Restaurants are often tempted to go overboard when it comes to portion size with pasta dishes—pasta is cheap, and piling a plate high looks impressive. But this is, for a health-conscious diner, a disincentive. Once a plate of great spaghetti carbonara is set down in front of you, you're going to eat the whole damn thing—your self-control is out the window. So you're—and by "you're," of course, I mean "I'm"—more likely to order this dish, one of my absolute favorites, in a place that isn't going to set 10 pounds of the stuff down in front of you. God bless you, Machiavelli. DAN SAVAGE

Fresh Spring Rolls

Green Leaf

418 Eighth Ave S, 340-1388

That the fresh spring rolls ($3.95) at Green Leaf are superior to any other fresh rolls in the city is simply fact—and no small accomplishment, Seattle being overrun with Asian restaurants offering their own variations on "fresh rolls." (Which, in general, are superior to traditional spring rolls in that they are not fried, allowing one to taste the food, not the grease.) While many fresh rolls have become just an excuse for rolling a bunch of vermicelli noodles inside some rice paper and figuring the peanut sauce will take care of the rest, the Green Leaf fresh rolls have serious heart. Inside are tiny sprigs of mint; a giant hunk of lettuce with the crunchy stalk left on (and a fat leaf shooting out of the top of the roll); a few vermicelli noodles; and, if you're into meat, some shrimp and/or pork (or, if you're not, tofu and/or no tofu). There is also—and this is the genius part—a long stick of crunchiness inserted for extra texture. It's the size of a cinnamon stick, and crunchy like lightly fried dough, and it seals the superiority of Green Leaf's fresh rolls for eternity. ELI SANDERS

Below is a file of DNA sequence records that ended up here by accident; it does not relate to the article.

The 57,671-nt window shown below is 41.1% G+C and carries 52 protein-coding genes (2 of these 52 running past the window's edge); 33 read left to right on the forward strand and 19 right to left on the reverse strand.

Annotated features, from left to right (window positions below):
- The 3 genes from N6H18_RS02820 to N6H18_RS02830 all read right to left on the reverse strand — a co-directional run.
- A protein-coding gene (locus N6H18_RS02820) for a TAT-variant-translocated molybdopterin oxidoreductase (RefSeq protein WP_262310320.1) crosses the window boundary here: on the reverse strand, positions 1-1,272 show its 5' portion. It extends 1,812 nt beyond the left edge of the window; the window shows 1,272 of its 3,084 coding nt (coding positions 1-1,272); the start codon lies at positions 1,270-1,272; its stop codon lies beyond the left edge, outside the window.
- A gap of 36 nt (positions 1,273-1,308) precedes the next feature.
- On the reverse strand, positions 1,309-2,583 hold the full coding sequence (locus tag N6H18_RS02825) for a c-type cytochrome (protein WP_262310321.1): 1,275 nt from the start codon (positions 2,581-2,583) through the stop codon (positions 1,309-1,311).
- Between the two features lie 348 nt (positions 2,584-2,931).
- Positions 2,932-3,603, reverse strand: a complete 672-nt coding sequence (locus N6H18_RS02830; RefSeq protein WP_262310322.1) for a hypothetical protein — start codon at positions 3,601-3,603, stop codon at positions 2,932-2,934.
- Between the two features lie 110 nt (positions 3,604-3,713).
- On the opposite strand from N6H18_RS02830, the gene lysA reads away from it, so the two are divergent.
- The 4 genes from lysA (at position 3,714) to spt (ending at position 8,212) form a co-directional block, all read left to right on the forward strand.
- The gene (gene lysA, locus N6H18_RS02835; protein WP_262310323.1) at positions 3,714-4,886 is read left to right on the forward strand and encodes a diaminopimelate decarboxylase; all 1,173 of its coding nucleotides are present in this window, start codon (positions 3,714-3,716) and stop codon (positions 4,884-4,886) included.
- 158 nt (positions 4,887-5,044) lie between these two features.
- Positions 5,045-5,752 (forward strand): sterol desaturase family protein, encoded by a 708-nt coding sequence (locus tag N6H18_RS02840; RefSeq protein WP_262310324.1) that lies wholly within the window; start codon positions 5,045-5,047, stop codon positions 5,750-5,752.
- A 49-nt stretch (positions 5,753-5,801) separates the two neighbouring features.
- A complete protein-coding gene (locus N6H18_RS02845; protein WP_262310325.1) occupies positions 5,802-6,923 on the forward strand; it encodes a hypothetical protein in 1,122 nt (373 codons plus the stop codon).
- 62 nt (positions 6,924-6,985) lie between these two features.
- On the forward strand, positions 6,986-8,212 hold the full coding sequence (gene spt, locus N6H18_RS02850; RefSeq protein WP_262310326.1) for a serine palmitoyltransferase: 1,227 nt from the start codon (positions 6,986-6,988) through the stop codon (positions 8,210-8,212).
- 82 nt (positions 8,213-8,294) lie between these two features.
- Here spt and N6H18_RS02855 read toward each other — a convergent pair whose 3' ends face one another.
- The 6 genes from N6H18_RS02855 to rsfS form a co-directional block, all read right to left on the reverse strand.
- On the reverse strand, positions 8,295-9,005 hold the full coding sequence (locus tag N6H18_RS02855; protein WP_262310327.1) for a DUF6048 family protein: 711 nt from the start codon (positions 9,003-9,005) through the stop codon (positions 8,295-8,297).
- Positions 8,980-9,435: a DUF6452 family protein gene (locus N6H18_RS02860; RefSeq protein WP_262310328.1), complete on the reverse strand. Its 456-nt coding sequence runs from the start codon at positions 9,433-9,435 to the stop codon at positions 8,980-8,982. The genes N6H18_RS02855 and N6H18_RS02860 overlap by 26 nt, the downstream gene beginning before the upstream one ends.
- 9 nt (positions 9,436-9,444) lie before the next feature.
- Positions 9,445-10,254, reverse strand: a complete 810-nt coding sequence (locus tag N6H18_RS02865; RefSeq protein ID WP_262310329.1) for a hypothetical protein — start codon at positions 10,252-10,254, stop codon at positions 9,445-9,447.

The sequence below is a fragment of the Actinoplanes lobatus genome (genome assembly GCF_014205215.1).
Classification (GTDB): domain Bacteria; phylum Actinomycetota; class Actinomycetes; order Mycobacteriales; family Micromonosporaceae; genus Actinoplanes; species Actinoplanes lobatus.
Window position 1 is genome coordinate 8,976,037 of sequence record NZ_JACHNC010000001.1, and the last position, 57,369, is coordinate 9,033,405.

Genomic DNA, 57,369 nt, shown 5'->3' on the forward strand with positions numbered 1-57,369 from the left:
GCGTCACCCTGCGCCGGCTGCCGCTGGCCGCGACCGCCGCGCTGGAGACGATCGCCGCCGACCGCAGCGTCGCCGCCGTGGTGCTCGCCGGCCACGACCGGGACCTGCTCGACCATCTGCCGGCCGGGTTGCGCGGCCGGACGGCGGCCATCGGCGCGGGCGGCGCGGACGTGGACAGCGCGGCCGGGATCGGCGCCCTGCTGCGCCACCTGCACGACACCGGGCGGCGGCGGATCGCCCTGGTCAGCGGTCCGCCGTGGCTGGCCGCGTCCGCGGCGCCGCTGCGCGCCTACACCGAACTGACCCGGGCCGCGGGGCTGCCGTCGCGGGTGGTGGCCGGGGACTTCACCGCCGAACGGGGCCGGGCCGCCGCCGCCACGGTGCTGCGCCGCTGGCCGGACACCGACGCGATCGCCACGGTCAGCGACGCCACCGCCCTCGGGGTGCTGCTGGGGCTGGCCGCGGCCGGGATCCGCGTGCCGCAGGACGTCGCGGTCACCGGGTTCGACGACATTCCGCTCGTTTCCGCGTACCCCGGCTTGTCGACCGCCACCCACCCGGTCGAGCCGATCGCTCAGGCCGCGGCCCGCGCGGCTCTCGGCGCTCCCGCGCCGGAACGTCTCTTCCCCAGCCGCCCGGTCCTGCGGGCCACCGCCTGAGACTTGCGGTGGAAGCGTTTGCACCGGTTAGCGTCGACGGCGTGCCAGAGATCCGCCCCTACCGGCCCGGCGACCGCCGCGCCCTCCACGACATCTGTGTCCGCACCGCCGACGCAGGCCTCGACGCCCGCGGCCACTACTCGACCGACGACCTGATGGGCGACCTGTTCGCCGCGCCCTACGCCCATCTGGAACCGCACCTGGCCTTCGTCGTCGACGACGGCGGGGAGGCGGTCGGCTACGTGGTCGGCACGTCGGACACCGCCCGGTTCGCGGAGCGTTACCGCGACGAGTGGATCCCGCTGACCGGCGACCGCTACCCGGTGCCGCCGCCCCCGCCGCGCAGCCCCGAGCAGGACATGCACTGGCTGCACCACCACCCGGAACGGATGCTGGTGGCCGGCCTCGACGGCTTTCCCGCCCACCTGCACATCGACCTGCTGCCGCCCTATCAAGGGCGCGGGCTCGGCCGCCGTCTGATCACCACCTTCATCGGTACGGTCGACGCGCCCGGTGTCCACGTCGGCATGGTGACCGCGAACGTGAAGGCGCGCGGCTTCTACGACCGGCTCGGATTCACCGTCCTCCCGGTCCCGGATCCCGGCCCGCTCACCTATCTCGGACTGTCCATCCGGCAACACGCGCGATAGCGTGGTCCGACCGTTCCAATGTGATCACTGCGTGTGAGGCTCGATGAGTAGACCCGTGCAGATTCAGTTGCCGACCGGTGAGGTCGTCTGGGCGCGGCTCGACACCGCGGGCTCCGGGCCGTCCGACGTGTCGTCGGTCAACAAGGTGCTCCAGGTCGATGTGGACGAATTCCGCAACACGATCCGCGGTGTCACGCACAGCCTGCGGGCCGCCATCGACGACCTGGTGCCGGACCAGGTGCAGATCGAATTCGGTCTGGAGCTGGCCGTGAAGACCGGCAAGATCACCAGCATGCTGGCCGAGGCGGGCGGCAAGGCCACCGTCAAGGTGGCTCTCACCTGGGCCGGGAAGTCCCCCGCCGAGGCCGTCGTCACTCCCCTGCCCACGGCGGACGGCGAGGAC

Chicken-Fried Bacon

Twilight Exit

2051 E Madison St, 324-7462

The recipe is simple—strips of bacon are coated with breading, then deep-fried until nicely golden—but the results are thrilling. When they emerge from the fryer's depths, the Twilight Exit's chicken-fried bacon strips (five for $5) are swollen and bubbly and generally not very pretty. This charmingly deformed treat is served alongside a bowl of dipping gravy on a plain white plate, inviting those overcome by food lust to generously soak each bite, while the more inhibited may skim their bacon over the pooled gravy, dotting each piece with delicate, creamy pearls. Unlike deep-fried onion rings, the bacon fuses perfectly to its shell, rendering each bite crisp and fulfilling. Deep-fried bacon is fantasy fare: As with all seedy pleasures, it should be devoured without guilt. MARTI JONJAK